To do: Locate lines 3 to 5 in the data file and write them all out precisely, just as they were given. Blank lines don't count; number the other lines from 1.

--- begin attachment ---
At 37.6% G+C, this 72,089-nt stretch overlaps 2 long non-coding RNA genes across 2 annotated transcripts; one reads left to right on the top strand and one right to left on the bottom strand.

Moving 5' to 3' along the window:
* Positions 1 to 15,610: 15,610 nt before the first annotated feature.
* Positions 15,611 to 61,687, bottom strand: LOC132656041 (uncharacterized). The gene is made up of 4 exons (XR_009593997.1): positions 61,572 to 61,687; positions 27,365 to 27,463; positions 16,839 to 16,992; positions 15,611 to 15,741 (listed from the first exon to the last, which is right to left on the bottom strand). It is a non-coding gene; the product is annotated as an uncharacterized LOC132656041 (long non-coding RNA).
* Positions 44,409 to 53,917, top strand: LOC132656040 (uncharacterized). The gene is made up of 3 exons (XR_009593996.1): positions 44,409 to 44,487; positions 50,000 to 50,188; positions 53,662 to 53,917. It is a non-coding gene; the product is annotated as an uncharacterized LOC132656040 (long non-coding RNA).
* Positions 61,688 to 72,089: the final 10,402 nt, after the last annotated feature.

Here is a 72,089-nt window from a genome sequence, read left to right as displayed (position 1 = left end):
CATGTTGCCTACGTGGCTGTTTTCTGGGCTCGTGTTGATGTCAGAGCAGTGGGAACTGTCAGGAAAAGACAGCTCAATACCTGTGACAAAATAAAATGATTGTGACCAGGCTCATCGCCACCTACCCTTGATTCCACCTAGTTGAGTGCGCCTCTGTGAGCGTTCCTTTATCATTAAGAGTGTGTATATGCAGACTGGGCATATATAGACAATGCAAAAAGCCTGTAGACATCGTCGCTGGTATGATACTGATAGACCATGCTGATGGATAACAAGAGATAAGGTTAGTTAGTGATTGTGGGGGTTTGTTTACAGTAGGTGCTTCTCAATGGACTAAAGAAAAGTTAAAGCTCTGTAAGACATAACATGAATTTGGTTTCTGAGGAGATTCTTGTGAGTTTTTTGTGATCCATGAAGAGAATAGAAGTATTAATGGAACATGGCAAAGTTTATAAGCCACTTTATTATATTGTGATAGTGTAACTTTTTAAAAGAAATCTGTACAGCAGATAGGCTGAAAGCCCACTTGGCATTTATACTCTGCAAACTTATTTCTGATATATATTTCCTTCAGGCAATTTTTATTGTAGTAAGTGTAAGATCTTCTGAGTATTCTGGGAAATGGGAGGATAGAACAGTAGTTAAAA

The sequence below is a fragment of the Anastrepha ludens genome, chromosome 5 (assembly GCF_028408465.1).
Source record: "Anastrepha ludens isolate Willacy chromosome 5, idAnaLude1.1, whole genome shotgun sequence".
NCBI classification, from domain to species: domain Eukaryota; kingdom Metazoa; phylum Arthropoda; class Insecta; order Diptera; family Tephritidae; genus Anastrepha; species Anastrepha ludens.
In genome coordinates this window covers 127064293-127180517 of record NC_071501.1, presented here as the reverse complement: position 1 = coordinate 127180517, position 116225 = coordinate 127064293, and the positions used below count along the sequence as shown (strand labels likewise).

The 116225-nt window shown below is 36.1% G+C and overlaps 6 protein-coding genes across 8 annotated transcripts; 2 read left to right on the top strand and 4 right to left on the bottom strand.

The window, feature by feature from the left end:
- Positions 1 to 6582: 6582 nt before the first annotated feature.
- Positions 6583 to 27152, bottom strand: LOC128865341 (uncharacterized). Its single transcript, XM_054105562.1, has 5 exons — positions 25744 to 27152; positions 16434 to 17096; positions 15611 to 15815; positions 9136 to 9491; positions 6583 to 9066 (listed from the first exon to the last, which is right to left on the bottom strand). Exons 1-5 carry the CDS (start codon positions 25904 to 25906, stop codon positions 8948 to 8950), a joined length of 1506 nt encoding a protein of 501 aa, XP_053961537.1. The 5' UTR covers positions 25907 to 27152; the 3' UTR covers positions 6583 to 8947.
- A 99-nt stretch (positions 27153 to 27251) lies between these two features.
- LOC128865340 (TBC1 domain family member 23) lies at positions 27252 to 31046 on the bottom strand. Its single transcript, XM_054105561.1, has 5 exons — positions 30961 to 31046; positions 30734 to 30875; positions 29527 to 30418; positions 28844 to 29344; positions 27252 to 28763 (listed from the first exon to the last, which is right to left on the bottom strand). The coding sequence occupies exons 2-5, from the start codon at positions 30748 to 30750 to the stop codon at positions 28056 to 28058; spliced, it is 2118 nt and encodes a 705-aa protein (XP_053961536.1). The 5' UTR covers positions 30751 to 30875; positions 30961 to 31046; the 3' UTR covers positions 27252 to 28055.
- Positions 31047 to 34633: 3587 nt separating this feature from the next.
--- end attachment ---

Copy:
* Positions 1 to 15,610: 15,610 nt before the first annotated feature.
* Positions 15,611 to 61,687, bottom strand: LOC132656041 (uncharacterized). The gene is made up of 4 exons (XR_009593997.1): positions 61,572 to 61,687; positions 27,365 to 27,463; positions 16,839 to 16,992; positions 15,611 to 15,741 (listed from the first exon to the last, which is right to left on the bottom strand). It is a non-coding gene; the product is annotated as an uncharacterized LOC132656041 (long non-coding RNA).
* Positions 44,409 to 53,917, top strand: LOC132656040 (uncharacterized). The gene is made up of 3 exons (XR_009593996.1): positions 44,409 to 44,487; positions 50,000 to 50,188; positions 53,662 to 53,917. It is a non-coding gene; the product is annotated as an uncharacterized LOC132656040 (long non-coding RNA).